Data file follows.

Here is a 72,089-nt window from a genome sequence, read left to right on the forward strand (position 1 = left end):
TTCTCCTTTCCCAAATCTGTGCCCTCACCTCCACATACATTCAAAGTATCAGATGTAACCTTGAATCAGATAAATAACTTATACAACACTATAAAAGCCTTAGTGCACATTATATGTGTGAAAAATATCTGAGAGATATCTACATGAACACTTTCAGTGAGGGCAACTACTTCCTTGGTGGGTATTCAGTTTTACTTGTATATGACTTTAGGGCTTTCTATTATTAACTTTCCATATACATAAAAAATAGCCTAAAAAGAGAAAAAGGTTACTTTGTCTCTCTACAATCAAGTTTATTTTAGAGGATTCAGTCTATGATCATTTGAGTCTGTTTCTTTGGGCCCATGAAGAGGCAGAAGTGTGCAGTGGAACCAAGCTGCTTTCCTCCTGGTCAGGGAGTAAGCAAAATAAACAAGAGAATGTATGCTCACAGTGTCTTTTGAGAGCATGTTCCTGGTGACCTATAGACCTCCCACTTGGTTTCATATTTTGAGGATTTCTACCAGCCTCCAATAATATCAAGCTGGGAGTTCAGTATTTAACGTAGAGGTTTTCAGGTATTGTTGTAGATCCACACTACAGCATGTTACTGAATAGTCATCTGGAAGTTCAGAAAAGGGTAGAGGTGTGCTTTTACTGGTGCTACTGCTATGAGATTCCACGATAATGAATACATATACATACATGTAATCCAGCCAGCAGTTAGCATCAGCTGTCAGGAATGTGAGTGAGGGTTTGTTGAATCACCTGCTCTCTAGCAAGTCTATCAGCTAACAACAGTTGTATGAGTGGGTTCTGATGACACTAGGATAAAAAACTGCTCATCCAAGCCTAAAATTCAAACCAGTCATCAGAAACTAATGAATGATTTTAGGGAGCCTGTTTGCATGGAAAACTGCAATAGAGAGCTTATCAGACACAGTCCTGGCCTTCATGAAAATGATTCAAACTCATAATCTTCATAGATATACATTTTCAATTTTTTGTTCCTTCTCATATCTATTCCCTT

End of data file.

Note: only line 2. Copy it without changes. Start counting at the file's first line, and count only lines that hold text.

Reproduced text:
TTCTCCTTTCCCAAATCTGTGCCCTCACCTCCACATACATTCAAAGTATCAGATGTAACCTTGAATCAGATAAATAACTTATACAACACTATAAAAGCCTTAGTGCACATTATATGTGTGAAAAATATCTGAGAGATATCTACATGAACACTTTCAGTGAGGGCAACTACTTCCTTGGTGGGTATTCAGTTTTACTTGTATATGACTTTAGGGCTTTCTATTATTAACTTTCCATATACATAAAAAATAGCCTAAAAAGAGAAAAAGGTTACTTTGTCTCTCTACAATCAAGTTTATTTTAGAGGATTCAGTCTATGATCATTTGAGTCTGTTTCTTTGGGCCCATGAAGAGGCAGAAGTGTGCAGTGGAACCAAGCTGCTTTCCTCCTGGTCAGGGAGTAAGCAAAATAAACAAGAGAATGTATGCTCACAGTGTCTTTTGAGAGCATGTTCCTGGTGACCTATAGACCTCCCACTTGGTTTCATATTTTGAGGATTTCTACCAGCCTCCAATAATATCAAGCTGGGAGTTCAGTATTTAACGTAGAGGTTTTCAGGTATTGTTGTAGATCCACACTACAGCATGTTACTGAATAGTCATCTGGAAGTTCAGAAAAGGGTAGAGGTGTGCTTTTACTGGTGCTACTGCTATGAGATTCCACGATAATGAATACATATACATACATGTAATCCAGCCAGCAGTTAGCATCAGCTGTCAGGAATGTGAGTGAGGGTTTGTTGAATCACCTGCTCTCTAGCAAGTCTATCAGCTAACAACAGTTGTATGAGTGGGTTCTGATGACACTAGGATAAAAAACTGCTCATCCAAGCCTAAAATTCAAACCAGTCATCAGAAACTAATGAATGATTTTAGGGAGCCTGTTTGCATGGAAAACTGCAATAGAGAGCTTATCAGACACAGTCCTGGCCTTCATGAAAATGATTCAAACTCATAATCTTCATAGATATACATTTTCAATTTTTTGTTCCTTCTCATATCTATTCCCTT